FICC is dead. Long live FICC?
June 2014 • Comment & analysis • Rebuilding trust • by William Wright
The long, slow decline of the fixed income business has highlighted the inability of most investment banks to adapt their business models to a changing landscape – and raises serious questions for the future of the entire industry.
Sometimes you have to be cruel to be kind. The fixed income business has been in such poor health for such a long time that it might be kinder to put it out of its misery. The problem is that although it is obvious that the business is ill, it is less clear whether that illness is terminal – and how or whether the investment banking industry can adapt to it if it is.
The fall of FICC has been brutal. In the first quarter of this year revenues fell by 16% in dollar terms, according to my analysis of the fourteen largest investment banks. That wasn’t a one-off: over the four quarters to the end of March, revenues fell by 12%, capping a pretty miserable five years.
This relentless decline has pushed down revenues by more than 40% from their post-crisis bounce in 2009 to their lowest levels in a decade. Over the past five years, the collapse in FICC has blown a $67bn hole in the top line of the biggest investment banks. You have to sell a lot of equities and advise on an awful lot of M&A deals to make up the difference.
This is going to hurt
And it’s going to get a lot worse before it gets better. JP Morgan has warned that its trading revenues could be down by 20% in the second quarter, and Citi thinks the drop could be as bad as 25%. At that rate, FICC revenues in the first half will be down by between 15% and 20% across the industry. And, over the next few years, capital requirements, the Volcker Rule and other regulatory reforms are going to make parts business even less attractive, and that’s even before interest rates go up.
The worry is that the banks’ collective response to this downturn has not been encouraging. After years of headlines about brutal job cuts, tough business decisions and slashed bonuses, you might have expected investment banks to have significantly cut their costs. But instead, they have actually edged up by 1% since 2009 (and only three firms – Goldman Sachs, RBS and UBS – have cut their costs by more than 10%).
If revenues from your biggest business roughly half and your costs stay the same, nasty things are going to happen to your bottom line. Perhaps not surprisingly, relationship between FICC revenues and pretax profits is remarkably linear. As the chart below shows, profits have fallen by exactly the same amount as FICC revenues over the past five years:
These profits are flattered by differences in applying capital requirements and whether firms include legacy businesses in their reporting or hide them under the bed. But it seems pretty clear that the investment banks are uniquely sensitive to the health of the fixed income business.
Structural or cyclical?
This does not bode well if the decline in FICC revenues turns out to be more structural than cyclical. If you assume that regulatory reform has permanently erased one third of the annual run rate of FICC revenues, then the annual run rate should be somewhere between $80bn to $85bn. That implies a fall of a further 10% or so from current levels before things even hit the bottom. If you assume, more optimistically, that half of the recent decline in FICC revenues can be clawed back, that means growth of 15% to 20% could be just around the corner.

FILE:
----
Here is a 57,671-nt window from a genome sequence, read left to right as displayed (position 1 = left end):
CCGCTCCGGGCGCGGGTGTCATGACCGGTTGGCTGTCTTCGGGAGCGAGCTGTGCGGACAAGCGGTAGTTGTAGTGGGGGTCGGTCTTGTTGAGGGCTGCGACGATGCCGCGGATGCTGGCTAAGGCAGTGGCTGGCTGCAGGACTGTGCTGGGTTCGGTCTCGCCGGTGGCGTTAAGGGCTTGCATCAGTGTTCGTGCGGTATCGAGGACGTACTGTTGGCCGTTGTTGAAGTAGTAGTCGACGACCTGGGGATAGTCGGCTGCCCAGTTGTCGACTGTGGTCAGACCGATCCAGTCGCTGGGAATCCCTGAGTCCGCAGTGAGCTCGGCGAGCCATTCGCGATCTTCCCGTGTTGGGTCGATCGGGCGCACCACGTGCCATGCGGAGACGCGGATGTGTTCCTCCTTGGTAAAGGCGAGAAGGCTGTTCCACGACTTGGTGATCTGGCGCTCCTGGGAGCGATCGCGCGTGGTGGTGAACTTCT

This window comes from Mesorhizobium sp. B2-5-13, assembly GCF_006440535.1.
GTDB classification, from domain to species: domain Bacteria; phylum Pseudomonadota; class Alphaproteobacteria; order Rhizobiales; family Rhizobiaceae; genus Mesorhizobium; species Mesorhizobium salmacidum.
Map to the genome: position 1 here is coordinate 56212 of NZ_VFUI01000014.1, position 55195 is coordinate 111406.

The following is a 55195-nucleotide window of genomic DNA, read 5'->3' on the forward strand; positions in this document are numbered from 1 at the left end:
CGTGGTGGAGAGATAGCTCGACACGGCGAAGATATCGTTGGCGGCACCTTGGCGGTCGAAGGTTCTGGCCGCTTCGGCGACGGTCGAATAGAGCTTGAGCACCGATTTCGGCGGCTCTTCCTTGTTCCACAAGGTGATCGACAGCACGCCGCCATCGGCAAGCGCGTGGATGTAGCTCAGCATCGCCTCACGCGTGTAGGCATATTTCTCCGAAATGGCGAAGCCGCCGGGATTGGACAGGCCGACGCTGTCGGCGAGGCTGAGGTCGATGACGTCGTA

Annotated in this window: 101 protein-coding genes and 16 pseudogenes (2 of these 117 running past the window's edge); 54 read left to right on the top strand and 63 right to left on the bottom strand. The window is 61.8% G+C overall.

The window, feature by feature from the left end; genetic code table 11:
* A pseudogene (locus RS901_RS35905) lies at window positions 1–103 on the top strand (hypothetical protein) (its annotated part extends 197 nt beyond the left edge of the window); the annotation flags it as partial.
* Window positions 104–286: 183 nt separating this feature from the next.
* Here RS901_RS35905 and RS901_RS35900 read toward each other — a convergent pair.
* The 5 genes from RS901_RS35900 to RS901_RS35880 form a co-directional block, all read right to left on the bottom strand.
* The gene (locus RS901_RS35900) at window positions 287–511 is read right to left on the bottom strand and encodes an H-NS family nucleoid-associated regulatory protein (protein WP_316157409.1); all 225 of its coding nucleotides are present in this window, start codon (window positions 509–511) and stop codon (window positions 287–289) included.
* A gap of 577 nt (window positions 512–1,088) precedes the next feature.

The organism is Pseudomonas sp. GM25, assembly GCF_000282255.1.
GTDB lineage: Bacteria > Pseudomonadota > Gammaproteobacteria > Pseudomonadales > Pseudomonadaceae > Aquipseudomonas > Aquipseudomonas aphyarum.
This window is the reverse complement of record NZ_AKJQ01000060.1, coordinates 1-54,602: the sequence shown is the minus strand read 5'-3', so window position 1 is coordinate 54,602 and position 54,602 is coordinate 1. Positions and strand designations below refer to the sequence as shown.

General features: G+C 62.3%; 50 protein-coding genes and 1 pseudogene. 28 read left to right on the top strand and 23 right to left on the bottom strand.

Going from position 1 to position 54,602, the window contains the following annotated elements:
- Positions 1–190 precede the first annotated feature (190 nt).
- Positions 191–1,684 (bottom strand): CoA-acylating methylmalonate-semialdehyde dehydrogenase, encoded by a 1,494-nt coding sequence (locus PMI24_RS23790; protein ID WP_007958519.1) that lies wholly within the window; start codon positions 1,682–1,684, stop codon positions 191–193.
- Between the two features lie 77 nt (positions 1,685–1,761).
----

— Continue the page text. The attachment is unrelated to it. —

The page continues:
The industry is split down the middle. On the bullish side, Gary Cohn at Goldman Sachs said recently that when times are tough people always think things will not recover, Anshu Jain is betting the future of Deutsche Bank on at least a partial recovery in FICC, and Jamie Dimon has encouraged sceptics to think about growth in the longer term.
On the less bullish side, John Gerspach, chief financial officer at Citi, has talked of having to fight harder for a share of a “shrinking pie”. Some banks that had clung on in hope of a recovery are finally throwing in the towel. Whether they believe in a recovery or not, they have accepted that they cannot afford to wait around for it to happen. Barclays, Credit Suisse, RBS and UBS have all pulled back to a greater or lesser extent. Others may yet follow.
Waiting for a miracle?
The worrying thing for those left standing is that there is plenty to suggest that a recovery in FICC might come later rather than sooner. More than two thirds of the investment banks’ business used to come from other financial institutions – often each other – and as the entire industry contracts, that may take some time to recover. Much of the growth in fixed income revenues was the result of 20 years in which debt grew at an unsustainably high rate relative to GDP. And the combination of deleveraging, regulatory reform and more standardisation of derivatives does not bode well for a recovery.
This raises serious questions about the future business model for big investment banks. Those banks that have pulled back are struggling to fill the gap and will always wonder what might have been. Those who are half-heartedly clinging on to parts of the business might be better off pulling out completely. And those who decide to stay the course may yet find themselves in intensive care for some time to come – and will probably have to reinvent themselves and their model on the other side of a recovery – if and when it comes.